They tell us that college is all about community—here specifically, the Duke Community.
But we don’t stop at just being a part of the Duke Community, an everyone’s-invited-so-where’s-the-charm-in-it kind of concept. After all, Duke is basically just a place, and when you graduate, it’s not even yours to call home anymore.
Instead, you seek something at a more micro level, more tangible and rewarding. You look for community from a group of friends, a fraternity or sorority, a living group, a student group, an ethnic group and so on. Some of us are part of one community; some of us are members of several. The people and activities to which we dedicate our time ultimately define us, and we find that social groups and extracurricular activities often overlap.
In a senior column you’re supposed to give advice. Here’s something I’ve learned at this place: It’s OK to dabble in different circles, even if that means you’re not completely defined by any of them. My four years here haven’t been marked by one group of friends or one activity that took the cake of all the amazing experiences I could have had (to my friends laughing sarcastically right now: The Chronicle was time consuming, yes, but that’s not the same as singularly defining).
Sometimes we lament that Duke appears fragmented. I don’t think this quality is unique to Duke, but an attribute of most liberal arts colleges, where students are encouraged to pursue their unique interests and choose from a million different extracurricular and social options.
But when your freshman-year hall mates migrate to this or that same group by the second semester, some of you may wonder with a disconcerting feeling which one group at Duke will give meaning to your next three years. It would be silly to limit oneself because of this pressure.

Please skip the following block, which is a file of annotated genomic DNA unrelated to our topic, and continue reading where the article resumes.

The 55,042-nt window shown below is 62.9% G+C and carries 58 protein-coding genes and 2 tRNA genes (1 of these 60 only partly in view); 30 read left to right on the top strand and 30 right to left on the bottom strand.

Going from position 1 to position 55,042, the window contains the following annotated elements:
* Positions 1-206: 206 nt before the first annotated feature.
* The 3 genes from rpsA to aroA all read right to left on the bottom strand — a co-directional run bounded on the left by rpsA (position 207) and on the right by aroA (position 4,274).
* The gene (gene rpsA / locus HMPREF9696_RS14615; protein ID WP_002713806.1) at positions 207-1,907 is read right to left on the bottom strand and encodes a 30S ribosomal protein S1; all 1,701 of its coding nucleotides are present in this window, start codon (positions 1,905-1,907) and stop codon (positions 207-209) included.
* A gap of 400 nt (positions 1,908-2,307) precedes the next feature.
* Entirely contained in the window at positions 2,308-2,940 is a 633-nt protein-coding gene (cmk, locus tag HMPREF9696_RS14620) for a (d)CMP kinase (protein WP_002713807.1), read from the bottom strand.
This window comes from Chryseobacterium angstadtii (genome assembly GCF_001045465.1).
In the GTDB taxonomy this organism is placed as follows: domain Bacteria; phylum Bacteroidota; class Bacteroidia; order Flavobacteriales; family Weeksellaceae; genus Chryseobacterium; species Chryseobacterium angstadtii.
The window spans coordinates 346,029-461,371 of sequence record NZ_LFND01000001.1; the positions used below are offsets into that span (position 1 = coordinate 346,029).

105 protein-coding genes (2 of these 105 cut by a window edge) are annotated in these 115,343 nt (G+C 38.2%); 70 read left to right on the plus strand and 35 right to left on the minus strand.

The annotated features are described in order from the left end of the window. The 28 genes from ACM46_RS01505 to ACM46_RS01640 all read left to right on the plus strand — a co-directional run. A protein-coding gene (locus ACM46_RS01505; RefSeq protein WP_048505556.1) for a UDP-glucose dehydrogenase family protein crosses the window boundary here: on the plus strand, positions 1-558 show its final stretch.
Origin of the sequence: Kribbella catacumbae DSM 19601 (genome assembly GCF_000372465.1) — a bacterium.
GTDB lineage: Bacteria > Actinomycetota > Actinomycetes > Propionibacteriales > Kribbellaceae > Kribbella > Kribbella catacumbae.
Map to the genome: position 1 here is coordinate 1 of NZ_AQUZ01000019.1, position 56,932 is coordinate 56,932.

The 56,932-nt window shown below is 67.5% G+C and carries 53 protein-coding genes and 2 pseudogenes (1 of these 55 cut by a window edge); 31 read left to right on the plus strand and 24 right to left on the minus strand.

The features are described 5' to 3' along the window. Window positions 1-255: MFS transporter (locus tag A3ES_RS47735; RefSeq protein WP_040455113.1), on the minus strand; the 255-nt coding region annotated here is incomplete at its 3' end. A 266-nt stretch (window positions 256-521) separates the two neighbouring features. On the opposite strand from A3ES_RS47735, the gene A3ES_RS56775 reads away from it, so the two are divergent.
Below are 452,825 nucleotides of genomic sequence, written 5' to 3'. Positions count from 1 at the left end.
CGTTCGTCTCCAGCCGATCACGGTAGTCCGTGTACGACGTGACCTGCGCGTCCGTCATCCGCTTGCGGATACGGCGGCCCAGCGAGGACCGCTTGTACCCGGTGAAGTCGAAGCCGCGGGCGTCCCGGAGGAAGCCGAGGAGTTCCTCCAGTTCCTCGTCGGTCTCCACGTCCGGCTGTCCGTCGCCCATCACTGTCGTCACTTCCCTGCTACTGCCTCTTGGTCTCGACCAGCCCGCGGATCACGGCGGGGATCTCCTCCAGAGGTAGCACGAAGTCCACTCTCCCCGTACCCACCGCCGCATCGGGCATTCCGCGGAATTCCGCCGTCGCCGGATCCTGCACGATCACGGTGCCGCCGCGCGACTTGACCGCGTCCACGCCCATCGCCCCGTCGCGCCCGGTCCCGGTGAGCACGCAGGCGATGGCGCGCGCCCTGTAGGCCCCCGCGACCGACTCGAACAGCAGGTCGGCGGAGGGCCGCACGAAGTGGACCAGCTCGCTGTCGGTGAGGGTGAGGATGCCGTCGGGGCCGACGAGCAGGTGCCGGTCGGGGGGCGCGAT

Sure, you miss having the group you can always hang out with, whom you can turn to for fun and advice. In high school I had a very tight-knit group of friends, who shared the same kinds of values and interests. It wasn’t easy for me to come to terms with this erratic way of going through college, and I definitely didn’t expect it. But I like to believe there’s a reason things happen the way they do (call it self-preservation), and that sometimes they don’t make sense until they end.
There is value in pursuing a variety of activities, social groups and academic interests. None of us are homogenous. OK, some of us are, but it’s so much more fun not to be. It’s hard to predict how you will find your passion. If I hadn’t decided to write a story for The Chronicle, despite having no prior experience, I may not have thought about going to law school. Each experience and interaction can shape us in a different, often unforeseen way.
As my Duke experience slowly morphed into this unstructured lifestyle, I admit it made me question myself at times, but in the end it has also made me better. We often hear that Duke is fundamentally a place of contrasts—not only does it have world-famous academics, but also championship-winning athletics, a leading medical center, vibrant religious life and unrivaled research facilities, with an art museum at the center of it all. Duke teaches us this underlying dynamic of contrasts, and we should strive to embody it.
By no means is my experience a perfect example; really, it’s more of an accident than anything. Ironically, one of my biggest fears is being unprepared, and I hate surprises as a rule. But after working in a newsroom and feeling my arm hair rise whenever a story breaks, I’ve come to acknowledge that some of the best things are unexpected.
So, this is to all the memories and friendships that I could never have expected back in August of 2006: Weasel’s Place, Bhangra Blowout, V. 104, Russian lit, Global Health Focus, Loop dinners, Jamaica, Awaaz, 2008 elections, Plaza concerts, editor elections, four-year friendships, two insane months in Pune, Durham dining and, of course, watching in Cameron as we won the national championship.
Everyone who has been a part of these moments has contributed to my sense of community here. I can only hope I returned the favor even the tiniest bit.
Shuchi Parikh is a Trinity senior. She is the editorial page editor of The Chronicle, former news editor and former university editor. She wants to thank Chelsea, Eugene and Ben for an unforgettable year during V. 104.
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